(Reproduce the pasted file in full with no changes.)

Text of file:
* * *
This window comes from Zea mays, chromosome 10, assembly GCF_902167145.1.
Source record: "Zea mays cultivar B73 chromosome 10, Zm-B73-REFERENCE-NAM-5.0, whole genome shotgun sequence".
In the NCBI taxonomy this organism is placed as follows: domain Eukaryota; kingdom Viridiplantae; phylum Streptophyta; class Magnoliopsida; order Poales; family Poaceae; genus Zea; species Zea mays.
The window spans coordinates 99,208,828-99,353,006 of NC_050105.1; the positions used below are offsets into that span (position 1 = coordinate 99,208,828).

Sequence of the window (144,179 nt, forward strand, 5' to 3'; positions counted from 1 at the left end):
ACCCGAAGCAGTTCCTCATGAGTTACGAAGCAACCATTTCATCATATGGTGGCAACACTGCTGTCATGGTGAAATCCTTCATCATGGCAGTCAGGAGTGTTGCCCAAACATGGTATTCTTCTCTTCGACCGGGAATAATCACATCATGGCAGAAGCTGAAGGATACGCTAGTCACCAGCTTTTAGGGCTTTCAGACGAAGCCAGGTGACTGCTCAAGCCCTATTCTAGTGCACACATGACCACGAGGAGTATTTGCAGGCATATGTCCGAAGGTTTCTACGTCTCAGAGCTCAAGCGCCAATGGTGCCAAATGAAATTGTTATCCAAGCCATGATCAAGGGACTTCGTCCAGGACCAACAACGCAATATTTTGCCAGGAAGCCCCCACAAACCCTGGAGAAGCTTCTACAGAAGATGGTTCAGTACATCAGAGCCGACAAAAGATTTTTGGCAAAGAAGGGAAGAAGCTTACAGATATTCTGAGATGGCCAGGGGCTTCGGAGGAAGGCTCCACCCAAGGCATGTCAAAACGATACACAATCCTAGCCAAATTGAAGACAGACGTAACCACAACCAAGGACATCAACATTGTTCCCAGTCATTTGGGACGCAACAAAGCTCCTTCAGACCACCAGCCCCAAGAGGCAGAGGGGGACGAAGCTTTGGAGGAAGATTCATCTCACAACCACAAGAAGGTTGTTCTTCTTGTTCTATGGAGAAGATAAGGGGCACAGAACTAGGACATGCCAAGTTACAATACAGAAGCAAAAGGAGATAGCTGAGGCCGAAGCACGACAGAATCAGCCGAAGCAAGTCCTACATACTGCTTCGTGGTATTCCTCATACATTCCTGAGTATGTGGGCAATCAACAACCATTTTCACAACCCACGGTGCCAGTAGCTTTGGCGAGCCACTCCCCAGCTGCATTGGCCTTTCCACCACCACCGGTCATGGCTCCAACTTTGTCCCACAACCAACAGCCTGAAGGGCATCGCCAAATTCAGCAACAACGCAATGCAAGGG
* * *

This window comes from Zea mays, chromosome 10, assembly GCF_902167145.1.
Source record: "Zea mays cultivar B73 chromosome 10, Zm-B73-REFERENCE-NAM-5.0, whole genome shotgun sequence".
In the NCBI taxonomy this organism is placed as follows: domain Eukaryota; kingdom Viridiplantae; phylum Streptophyta; class Magnoliopsida; order Poales; family Poaceae; genus Zea; species Zea mays.
The window spans coordinates 99,208,828-99,353,006 of NC_050105.1; the positions used below are offsets into that span (position 1 = coordinate 99,208,828).

Sequence of the window (144,179 nt, forward strand, 5' to 3'; positions counted from 1 at the left end):
ACCCGAAGCAGTTCCTCATGAGTTACGAAGCAACCATTTCATCATATGGTGGCAACACTGCTGTCATGGTGAAATCCTTCATCATGGCAGTCAGGAGTGTTGCCCAAACATGGTATTCTTCTCTTCGACCGGGAATAATCACATCATGGCAGAAGCTGAAGGATACGCTAGTCACCAGCTTTTAGGGCTTTCAGACGAAGCCAGGTGACTGCTCAAGCCCTATTCTAGTGCACACATGACCACGAGGAGTATTTGCAGGCATATGTCCGAAGGTTTCTACGTCTCAGAGCTCAAGCGCCAATGGTGCCAAATGAAATTGTTATCCAAGCCATGATCAAGGGACTTCGTCCAGGACCAACAACGCAATATTTTGCCAGGAAGCCCCCACAAACCCTGGAGAAGCTTCTACAGAAGATGGTTCAGTACATCAGAGCCGACAAAAGATTTTTGGCAAAGAAGGGAAGAAGCTTACAGATATTCTGAGATGGCCAGGGGCTTCGGAGGAAGGCTCCACCCAAGGCATGTCAAAACGATACACAATCCTAGCCAAATTGAAGACAGACGTAACCACAACCAAGGACATCAACATTGTTCCCAGTCATTTGGGACGCAACAAAGCTCCTTCAGACCACCAGCCCCAAGAGGCAGAGGGGGACGAAGCTTTGGAGGAAGATTCATCTCACAACCACAAGAAGGTTGTTCTTCTTGTTCTATGGAGAAGATAAGGGGCACAGAACTAGGACATGCCAAGTTACAATACAGAAGCAAAAGGAGATAGCTGAGGCCGAAGCACGACAGAATCAGCCGAAGCAAGTCCTACATACTGCTTCGTGGTATTCCTCATACATTCCTGAGTATGTGGGCAATCAACAACCATTTTCACAACCCACGGTGCCAGTAGCTTTGGCGAGCCACTCCCCAGCTGCATTGGCCTTTCCACCACCACCGGTCATGGCTCCAACTTTGTCCCACAACCAACAGCCTGAAGGGCATCGCCAAATTCAGCAACAACGCAATGCAAGGG